yellow jackets working on nest

Common types of stinging insects in Washington

Stinging insects are beneficial to the environment because of their ability to pollinate flowers, crops and other plants; they are also considered to be beneficial because predatory species hunt and feed on nuisance insects- keeping their populations down. Stinging insects, despite their benefits can become a huge problem for homeowners when they create their nests on, in or near their home. The most common species of stinging insects found in our area of Washington include yellow jackets, European paper wasps, and bald faced hornets.

Bald Faced Hornet

bald faced hornet in washington state

A large stinging insect, bald faced hornets are not actually hornets. They are relatives of yellow jackets and paper wasps and have long, think wasp-like bodies. Their bodies are black and they have an off-white pattern covering most of their faces.  

European Paper Wasp

european paper wasp building nest in central wa

These wasps are semi-social and live together in small colonies. While they grow up to ¾ of an inch in length, paper wasps in Washington state can be distinguished from stockier yellow jackets by their slender bodies.  

Western Yellow Jacket

western yellow jacket ellensburg wa

Very social insects, yellow jackets live together in large colonies with thousands of members.  Workers may appear in combinations of yellow and black and white in black, they grow to about ½ inch in length.


Why do I have a problem with stinging insects?

Properties with lots of flowering vegetation, unsecured garbage cans, gardens, compost piles, and areas of standing water often attract stinging insects because they provide ample food and water sources. The big problem with stinging insects is that they create their nests in a wide variety of places- some of those places being in close proximity to people.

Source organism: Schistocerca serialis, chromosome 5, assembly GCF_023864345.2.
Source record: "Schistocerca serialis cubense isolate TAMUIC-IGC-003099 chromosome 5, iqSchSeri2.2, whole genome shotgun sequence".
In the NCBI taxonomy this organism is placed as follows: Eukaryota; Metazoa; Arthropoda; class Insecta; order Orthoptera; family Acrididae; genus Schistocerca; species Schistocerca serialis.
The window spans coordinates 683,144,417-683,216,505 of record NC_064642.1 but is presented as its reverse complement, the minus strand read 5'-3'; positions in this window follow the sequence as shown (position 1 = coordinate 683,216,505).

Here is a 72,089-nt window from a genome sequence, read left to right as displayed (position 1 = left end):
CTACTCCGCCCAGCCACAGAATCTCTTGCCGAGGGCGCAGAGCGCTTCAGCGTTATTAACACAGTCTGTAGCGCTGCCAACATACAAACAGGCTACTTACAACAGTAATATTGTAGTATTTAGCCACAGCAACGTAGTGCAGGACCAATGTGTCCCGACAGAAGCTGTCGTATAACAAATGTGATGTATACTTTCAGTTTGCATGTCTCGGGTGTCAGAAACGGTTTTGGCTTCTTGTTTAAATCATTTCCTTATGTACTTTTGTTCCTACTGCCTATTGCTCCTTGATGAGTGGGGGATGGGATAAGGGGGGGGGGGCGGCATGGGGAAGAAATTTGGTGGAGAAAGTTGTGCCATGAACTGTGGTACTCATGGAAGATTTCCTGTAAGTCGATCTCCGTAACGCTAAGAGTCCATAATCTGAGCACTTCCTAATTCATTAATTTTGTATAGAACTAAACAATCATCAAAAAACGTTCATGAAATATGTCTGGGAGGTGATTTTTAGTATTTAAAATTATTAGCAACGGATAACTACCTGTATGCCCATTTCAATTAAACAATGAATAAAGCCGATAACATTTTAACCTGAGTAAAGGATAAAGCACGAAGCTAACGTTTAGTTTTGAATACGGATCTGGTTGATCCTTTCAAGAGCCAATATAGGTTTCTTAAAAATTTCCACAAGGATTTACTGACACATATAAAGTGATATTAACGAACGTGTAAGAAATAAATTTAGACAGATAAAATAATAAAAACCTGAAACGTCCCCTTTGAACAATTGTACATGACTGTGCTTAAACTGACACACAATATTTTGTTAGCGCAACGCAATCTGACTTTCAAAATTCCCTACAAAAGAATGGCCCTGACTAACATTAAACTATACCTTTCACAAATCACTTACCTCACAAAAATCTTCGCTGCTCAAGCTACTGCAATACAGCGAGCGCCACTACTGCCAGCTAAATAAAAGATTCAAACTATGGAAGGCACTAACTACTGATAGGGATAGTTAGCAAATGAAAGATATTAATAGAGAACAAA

Where do stinging insects nest?

Where a stinging insect colony creates their nesting site depends greatly on their species. Yellow jackets nest in a variety of places like inside of tree cavities, in tree stumps, in the ground inside of holes dug out by other animals, under roof eaves or inside in attic spaces or behind walls voids.


European paper wasps prefer to create their unique upside-down umbrella shaped nests inside of small spaces, secure places like on the inside of pipes and gutters, inside of closed grills, in large bells, in electrical boxes and in the hollow spaces found behind walls. They also commonly build their nests underneath of roof overhangs and underneath of porches and decks.


Bald faced hornets like to place their nest up off of the ground in or on trees, utility poles, underneath of porches or decks, under roof eaves, in attics, on chimneys, and behind wall voids.

Are stinging insects dangerous?

Wasps have the potential to be very dangerous. Unlike honey bees who can only sting once, these stinging insects have the ability to sting their victim over and over again, repeatedly delivering painful stings and creating raised red welts. As if that wasn’t enough, their venom is strong enough to cause severe reactions in some people. Depending on the person the venom can cause a severe allergic reaction or even trigger an anaphylactic shock; if either occurs immediate medical attention should be sought.

How do I get rid of stinging insects?

If you have identified a stinging insect too close to your home (or even inside it), contact a pest control company that specializes in stinging insect control.  At Prosite, our professionals have the tools, knowledge and experience to remove wasp nests in and around your home. For more information, please reach out.

How do I prevent problems with stinging insects?

To prevent problems with stinging insects on your property and inside of your home, we recommend:

  • Filling in ground holes
  • Not overplanting flowering vegetation on your property
  • Removing trees stumps and fallen trees and filling in holes in the lawn
  • Keeping tight fitting lids on all garbage cans
  • Covering food and drinks when outside
  • Sealing holes found along the roof line, along with any other openings found on your home’s exterior
  • Replacing or repairing any door or window screens that are not completely intact
 

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